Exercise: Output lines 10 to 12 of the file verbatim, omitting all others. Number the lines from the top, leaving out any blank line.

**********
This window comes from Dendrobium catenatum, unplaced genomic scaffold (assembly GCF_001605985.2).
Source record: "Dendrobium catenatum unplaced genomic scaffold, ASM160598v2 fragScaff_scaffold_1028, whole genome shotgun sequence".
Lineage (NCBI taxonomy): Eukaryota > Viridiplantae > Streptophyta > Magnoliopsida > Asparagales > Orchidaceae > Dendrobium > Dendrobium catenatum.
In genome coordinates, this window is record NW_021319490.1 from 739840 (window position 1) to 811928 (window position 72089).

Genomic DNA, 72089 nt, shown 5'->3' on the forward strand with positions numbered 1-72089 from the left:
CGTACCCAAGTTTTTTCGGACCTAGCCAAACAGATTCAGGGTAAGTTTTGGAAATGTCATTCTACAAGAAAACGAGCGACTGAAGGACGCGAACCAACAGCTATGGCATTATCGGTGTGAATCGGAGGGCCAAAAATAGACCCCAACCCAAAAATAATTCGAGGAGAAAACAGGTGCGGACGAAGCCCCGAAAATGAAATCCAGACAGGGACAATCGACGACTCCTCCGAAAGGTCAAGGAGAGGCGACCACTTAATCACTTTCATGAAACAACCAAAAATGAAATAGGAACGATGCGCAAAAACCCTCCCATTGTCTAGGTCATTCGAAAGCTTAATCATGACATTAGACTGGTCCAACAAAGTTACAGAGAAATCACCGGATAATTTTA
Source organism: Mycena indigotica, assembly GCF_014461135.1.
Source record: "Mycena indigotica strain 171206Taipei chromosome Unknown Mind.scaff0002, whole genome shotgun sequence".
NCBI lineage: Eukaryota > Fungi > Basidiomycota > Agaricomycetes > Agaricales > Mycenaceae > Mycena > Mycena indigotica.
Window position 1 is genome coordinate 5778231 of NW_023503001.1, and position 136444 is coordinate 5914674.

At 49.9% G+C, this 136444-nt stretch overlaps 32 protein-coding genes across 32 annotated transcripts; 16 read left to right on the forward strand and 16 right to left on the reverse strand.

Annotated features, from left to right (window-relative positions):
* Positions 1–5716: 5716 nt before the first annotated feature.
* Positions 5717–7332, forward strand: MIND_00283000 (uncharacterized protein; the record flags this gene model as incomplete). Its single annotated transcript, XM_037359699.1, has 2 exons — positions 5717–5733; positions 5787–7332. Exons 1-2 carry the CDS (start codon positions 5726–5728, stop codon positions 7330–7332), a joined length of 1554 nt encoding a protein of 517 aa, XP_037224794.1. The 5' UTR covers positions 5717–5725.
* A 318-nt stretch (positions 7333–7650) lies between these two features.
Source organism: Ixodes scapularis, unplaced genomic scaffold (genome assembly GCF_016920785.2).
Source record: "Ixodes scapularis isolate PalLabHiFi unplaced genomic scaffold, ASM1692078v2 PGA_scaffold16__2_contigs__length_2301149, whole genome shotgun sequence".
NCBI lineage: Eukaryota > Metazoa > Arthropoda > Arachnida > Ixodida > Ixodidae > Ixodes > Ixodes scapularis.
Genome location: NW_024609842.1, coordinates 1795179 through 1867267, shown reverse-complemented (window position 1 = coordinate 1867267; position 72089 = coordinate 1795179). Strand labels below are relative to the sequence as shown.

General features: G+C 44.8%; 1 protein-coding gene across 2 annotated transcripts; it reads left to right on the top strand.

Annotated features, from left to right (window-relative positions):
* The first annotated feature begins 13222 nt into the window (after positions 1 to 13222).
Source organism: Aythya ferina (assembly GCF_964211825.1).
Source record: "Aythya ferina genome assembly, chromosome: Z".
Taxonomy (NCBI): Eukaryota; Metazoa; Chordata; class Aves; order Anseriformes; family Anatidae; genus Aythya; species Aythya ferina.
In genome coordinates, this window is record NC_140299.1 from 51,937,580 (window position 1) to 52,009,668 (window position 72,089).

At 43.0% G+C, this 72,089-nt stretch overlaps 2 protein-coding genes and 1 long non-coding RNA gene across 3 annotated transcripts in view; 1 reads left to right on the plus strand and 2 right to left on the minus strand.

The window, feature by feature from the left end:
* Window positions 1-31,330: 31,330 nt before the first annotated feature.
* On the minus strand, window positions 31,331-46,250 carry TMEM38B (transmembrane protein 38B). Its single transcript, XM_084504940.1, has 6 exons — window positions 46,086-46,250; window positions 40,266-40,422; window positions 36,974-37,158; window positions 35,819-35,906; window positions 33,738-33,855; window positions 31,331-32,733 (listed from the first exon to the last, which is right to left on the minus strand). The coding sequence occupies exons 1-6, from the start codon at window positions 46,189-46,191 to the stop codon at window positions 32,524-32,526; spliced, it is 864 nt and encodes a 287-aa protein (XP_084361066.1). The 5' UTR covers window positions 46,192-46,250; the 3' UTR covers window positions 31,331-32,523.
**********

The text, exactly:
Window position 1 is genome coordinate 5778231 of NW_023503001.1, and position 136444 is coordinate 5914674.

At 49.9% G+C, this 136444-nt stretch overlaps 32 protein-coding genes across 32 annotated transcripts; 16 read left to right on the forward strand and 16 right to left on the reverse strand.

Annotated features, from left to right (window-relative positions):